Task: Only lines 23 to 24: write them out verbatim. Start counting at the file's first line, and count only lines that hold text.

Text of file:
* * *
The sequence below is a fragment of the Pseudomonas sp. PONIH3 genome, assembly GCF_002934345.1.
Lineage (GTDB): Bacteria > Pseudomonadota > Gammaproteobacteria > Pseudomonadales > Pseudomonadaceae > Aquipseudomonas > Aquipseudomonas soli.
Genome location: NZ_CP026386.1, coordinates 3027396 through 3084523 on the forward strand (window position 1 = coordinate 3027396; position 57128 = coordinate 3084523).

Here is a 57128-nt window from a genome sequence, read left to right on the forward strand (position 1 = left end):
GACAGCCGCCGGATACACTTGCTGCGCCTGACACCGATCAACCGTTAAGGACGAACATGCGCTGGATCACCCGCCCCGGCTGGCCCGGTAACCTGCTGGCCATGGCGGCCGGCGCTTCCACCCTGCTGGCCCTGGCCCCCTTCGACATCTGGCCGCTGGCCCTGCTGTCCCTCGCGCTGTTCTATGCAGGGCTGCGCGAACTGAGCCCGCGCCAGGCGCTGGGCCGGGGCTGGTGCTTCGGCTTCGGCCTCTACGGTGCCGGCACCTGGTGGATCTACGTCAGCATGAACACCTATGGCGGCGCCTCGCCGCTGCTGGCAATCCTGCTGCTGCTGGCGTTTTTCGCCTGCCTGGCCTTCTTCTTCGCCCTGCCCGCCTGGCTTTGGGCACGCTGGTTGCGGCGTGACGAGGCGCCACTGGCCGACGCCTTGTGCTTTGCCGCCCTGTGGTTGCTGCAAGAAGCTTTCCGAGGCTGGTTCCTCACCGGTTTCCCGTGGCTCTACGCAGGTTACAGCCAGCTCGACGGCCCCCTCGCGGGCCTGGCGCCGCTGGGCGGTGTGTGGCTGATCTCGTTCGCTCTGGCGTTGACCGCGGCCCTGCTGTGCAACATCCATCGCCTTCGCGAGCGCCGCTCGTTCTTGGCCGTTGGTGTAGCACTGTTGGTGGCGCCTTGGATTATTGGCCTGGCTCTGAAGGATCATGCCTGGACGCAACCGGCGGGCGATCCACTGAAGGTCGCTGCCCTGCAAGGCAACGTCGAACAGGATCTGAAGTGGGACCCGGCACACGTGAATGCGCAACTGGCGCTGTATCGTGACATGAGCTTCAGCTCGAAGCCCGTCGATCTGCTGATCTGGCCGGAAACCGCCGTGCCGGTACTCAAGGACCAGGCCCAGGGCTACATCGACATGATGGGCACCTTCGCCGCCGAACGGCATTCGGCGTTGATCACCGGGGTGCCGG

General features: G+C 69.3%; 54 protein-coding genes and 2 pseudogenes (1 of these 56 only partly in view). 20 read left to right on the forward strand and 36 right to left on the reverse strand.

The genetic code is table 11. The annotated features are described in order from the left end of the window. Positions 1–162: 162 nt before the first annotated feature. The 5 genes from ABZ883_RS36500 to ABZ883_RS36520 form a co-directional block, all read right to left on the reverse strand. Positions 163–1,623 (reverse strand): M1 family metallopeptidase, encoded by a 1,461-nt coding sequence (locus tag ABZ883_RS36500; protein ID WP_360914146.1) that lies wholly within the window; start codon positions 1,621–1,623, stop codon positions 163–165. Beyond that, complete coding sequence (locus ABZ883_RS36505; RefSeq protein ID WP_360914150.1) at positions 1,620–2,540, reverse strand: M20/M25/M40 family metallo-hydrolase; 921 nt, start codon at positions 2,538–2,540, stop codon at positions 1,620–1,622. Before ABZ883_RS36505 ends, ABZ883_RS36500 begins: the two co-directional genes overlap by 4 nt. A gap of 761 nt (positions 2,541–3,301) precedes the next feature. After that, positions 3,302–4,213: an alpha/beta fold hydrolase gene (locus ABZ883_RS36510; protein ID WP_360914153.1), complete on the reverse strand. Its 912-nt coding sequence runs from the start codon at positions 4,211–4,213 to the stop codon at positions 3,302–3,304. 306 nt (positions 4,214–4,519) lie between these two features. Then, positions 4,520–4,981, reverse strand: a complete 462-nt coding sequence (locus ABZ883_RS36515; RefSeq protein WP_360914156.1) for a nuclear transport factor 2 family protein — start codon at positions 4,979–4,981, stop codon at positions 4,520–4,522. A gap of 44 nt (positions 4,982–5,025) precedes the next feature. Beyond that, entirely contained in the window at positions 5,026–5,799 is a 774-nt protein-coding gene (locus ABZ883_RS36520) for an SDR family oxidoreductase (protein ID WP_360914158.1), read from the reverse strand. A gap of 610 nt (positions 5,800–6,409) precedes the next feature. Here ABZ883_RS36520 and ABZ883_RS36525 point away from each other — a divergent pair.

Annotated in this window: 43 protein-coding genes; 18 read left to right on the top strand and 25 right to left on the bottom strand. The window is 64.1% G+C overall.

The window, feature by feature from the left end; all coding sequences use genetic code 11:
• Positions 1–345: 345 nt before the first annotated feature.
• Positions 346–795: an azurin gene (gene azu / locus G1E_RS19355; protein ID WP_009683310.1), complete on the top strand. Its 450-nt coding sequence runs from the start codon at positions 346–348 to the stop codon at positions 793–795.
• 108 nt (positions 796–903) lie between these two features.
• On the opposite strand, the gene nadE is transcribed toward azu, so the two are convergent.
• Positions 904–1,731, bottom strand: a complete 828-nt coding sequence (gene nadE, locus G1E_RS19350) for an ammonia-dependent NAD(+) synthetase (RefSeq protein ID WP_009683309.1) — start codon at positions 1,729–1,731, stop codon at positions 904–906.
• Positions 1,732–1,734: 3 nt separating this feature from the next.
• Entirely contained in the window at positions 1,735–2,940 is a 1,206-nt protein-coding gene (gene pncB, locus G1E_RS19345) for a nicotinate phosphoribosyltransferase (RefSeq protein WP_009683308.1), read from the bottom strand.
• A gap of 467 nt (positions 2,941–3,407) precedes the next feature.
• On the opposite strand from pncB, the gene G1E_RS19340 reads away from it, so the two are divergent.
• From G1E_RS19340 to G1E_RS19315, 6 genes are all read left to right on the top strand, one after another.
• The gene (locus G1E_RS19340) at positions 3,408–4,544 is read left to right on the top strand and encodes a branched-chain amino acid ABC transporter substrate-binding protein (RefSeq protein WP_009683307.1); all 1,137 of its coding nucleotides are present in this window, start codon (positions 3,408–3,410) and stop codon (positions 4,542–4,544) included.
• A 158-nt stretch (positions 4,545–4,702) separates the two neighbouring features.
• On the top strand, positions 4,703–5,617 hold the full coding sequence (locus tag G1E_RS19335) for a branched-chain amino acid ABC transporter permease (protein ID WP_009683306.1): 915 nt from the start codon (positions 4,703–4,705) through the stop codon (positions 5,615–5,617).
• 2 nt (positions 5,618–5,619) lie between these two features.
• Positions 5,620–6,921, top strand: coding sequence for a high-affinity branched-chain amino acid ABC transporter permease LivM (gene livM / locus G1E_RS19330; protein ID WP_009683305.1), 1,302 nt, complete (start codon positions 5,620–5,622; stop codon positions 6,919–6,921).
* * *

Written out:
• 2 nt (positions 5,618–5,619) lie between these two features.
• Positions 5,620–6,921, top strand: coding sequence for a high-affinity branched-chain amino acid ABC transporter permease LivM (gene livM / locus G1E_RS19330; protein ID WP_009683305.1), 1,302 nt, complete (start codon positions 5,620–5,622; stop codon positions 6,919–6,921).